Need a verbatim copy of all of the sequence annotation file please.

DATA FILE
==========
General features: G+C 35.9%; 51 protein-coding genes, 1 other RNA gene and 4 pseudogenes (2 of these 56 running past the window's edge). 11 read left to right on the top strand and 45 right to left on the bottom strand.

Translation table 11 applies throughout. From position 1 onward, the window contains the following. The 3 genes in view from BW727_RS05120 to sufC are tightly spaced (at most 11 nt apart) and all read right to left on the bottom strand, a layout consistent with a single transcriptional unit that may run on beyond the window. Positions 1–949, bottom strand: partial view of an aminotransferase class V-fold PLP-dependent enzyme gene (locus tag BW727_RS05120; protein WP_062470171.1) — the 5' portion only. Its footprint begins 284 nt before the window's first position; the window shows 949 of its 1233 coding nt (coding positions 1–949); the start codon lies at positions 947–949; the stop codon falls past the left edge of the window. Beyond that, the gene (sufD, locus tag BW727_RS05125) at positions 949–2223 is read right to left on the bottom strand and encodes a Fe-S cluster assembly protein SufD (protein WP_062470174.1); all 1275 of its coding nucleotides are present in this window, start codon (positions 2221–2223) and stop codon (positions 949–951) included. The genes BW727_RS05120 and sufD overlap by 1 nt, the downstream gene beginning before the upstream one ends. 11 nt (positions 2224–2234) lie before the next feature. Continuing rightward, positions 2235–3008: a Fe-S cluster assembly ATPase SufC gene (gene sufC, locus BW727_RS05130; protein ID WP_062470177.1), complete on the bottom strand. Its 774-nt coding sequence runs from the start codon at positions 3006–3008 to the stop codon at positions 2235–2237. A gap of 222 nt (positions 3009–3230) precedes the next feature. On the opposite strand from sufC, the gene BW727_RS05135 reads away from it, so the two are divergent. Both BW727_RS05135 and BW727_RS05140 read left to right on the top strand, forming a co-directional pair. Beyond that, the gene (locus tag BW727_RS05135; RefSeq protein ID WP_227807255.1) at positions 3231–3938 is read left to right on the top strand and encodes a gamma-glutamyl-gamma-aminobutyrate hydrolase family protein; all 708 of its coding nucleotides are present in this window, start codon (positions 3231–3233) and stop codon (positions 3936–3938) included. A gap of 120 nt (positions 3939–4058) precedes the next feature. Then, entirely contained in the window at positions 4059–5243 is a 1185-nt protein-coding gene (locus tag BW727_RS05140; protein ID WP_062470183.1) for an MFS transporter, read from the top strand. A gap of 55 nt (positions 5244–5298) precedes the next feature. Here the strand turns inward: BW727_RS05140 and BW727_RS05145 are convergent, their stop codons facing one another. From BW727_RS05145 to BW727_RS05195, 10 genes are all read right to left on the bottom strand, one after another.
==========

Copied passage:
General features: G+C 35.9%; 51 protein-coding genes, 1 other RNA gene and 4 pseudogenes (2 of these 56 running past the window's edge). 11 read left to right on the top strand and 45 right to left on the bottom strand.

Translation table 11 applies throughout. From position 1 onward, the window contains the following. The 3 genes in view from BW727_RS05120 to sufC are tightly spaced (at most 11 nt apart) and all read right to left on the bottom strand, a layout consistent with a single transcriptional unit that may run on beyond the window. Positions 1–949, bottom strand: partial view of an aminotransferase class V-fold PLP-dependent enzyme gene (locus tag BW727_RS05120; protein WP_062470171.1) — the 5' portion only. Its footprint begins 284 nt before the window's first position; the window shows 949 of its 1233 coding nt (coding positions 1–949); the start codon lies at positions 947–949; the stop codon falls past the left edge of the window. Beyond that, the gene (sufD, locus tag BW727_RS05125) at positions 949–2223 is read right to left on the bottom strand and encodes a Fe-S cluster assembly protein SufD (protein WP_062470174.1); all 1275 of its coding nucleotides are present in this window, start codon (positions 2221–2223) and stop codon (positions 949–951) included. The genes BW727_RS05120 and sufD overlap by 1 nt, the downstream gene beginning before the upstream one ends. 11 nt (positions 2224–2234) lie before the next feature. Continuing rightward, positions 2235–3008: a Fe-S cluster assembly ATPase SufC gene (gene sufC, locus BW727_RS05130; protein ID WP_062470177.1), complete on the bottom strand. Its 774-nt coding sequence runs from the start codon at positions 3006–3008 to the stop codon at positions 2235–2237. A gap of 222 nt (positions 3009–3230) precedes the next feature. On the opposite strand from sufC, the gene BW727_RS05135 reads away from it, so the two are divergent. Both BW727_RS05135 and BW727_RS05140 read left to right on the top strand, forming a co-directional pair. Beyond that, the gene (locus tag BW727_RS05135; RefSeq protein ID WP_227807255.1) at positions 3231–3938 is read left to right on the top strand and encodes a gamma-glutamyl-gamma-aminobutyrate hydrolase family protein; all 708 of its coding nucleotides are present in this window, start codon (positions 3231–3233) and stop codon (positions 3936–3938) included. A gap of 120 nt (positions 3939–4058) precedes the next feature. Then, entirely contained in the window at positions 4059–5243 is a 1185-nt protein-coding gene (locus tag BW727_RS05140; protein ID WP_062470183.1) for an MFS transporter, read from the top strand. A gap of 55 nt (positions 5244–5298) precedes the next feature. Here the strand turns inward: BW727_RS05140 and BW727_RS05145 are convergent, their stop codons facing one another. From BW727_RS05145 to BW727_RS05195, 10 genes are all read right to left on the bottom strand, one after another.